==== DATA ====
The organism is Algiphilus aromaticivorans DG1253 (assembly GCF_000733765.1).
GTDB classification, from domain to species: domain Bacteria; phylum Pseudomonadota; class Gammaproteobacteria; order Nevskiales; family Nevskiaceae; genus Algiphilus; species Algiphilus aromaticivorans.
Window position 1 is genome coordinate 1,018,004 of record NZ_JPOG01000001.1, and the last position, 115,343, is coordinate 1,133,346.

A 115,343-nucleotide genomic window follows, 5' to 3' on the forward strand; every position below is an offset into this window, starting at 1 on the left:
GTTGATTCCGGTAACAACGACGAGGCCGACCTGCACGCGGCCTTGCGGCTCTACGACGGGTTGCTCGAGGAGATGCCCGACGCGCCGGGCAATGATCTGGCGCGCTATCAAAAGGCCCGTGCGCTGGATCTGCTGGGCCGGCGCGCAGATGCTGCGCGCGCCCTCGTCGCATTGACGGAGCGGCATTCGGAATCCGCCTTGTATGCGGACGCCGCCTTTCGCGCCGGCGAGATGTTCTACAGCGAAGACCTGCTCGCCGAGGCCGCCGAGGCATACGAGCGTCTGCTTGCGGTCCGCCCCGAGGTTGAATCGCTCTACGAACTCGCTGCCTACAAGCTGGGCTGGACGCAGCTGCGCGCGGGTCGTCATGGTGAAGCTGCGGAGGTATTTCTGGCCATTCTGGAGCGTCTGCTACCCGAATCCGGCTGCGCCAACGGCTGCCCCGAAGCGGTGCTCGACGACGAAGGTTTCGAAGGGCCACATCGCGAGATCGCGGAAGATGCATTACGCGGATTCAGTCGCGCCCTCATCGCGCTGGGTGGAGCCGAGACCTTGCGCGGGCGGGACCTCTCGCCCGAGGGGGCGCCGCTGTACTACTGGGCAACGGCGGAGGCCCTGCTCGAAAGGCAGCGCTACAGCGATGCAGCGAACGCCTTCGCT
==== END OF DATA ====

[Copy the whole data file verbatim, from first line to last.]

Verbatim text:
The organism is Algiphilus aromaticivorans DG1253 (assembly GCF_000733765.1).
GTDB classification, from domain to species: domain Bacteria; phylum Pseudomonadota; class Gammaproteobacteria; order Nevskiales; family Nevskiaceae; genus Algiphilus; species Algiphilus aromaticivorans.
Window position 1 is genome coordinate 1,018,004 of record NZ_JPOG01000001.1, and the last position, 115,343, is coordinate 1,133,346.

A 115,343-nucleotide genomic window follows, 5' to 3' on the forward strand; every position below is an offset into this window, starting at 1 on the left:
GTTGATTCCGGTAACAACGACGAGGCCGACCTGCACGCGGCCTTGCGGCTCTACGACGGGTTGCTCGAGGAGATGCCCGACGCGCCGGGCAATGATCTGGCGCGCTATCAAAAGGCCCGTGCGCTGGATCTGCTGGGCCGGCGCGCAGATGCTGCGCGCGCCCTCGTCGCATTGACGGAGCGGCATTCGGAATCCGCCTTGTATGCGGACGCCGCCTTTCGCGCCGGCGAGATGTTCTACAGCGAAGACCTGCTCGCCGAGGCCGCCGAGGCATACGAGCGTCTGCTTGCGGTCCGCCCCGAGGTTGAATCGCTCTACGAACTCGCTGCCTACAAGCTGGGCTGGACGCAGCTGCGCGCGGGTCGTCATGGTGAAGCTGCGGAGGTATTTCTGGCCATTCTGGAGCGTCTGCTACCCGAATCCGGCTGCGCCAACGGCTGCCCCGAAGCGGTGCTCGACGACGAAGGTTTCGAAGGGCCACATCGCGAGATCGCGGAAGATGCATTACGCGGATTCAGTCGCGCCCTCATCGCGCTGGGTGGAGCCGAGACCTTGCGCGGGCGGGACCTCTCGCCCGAGGGGGCGCCGCTGTACTACTGGGCAACGGCGGAGGCCCTGCTCGAAAGGCAGCGCTACAGCGATGCAGCGAACGCCTTCGCT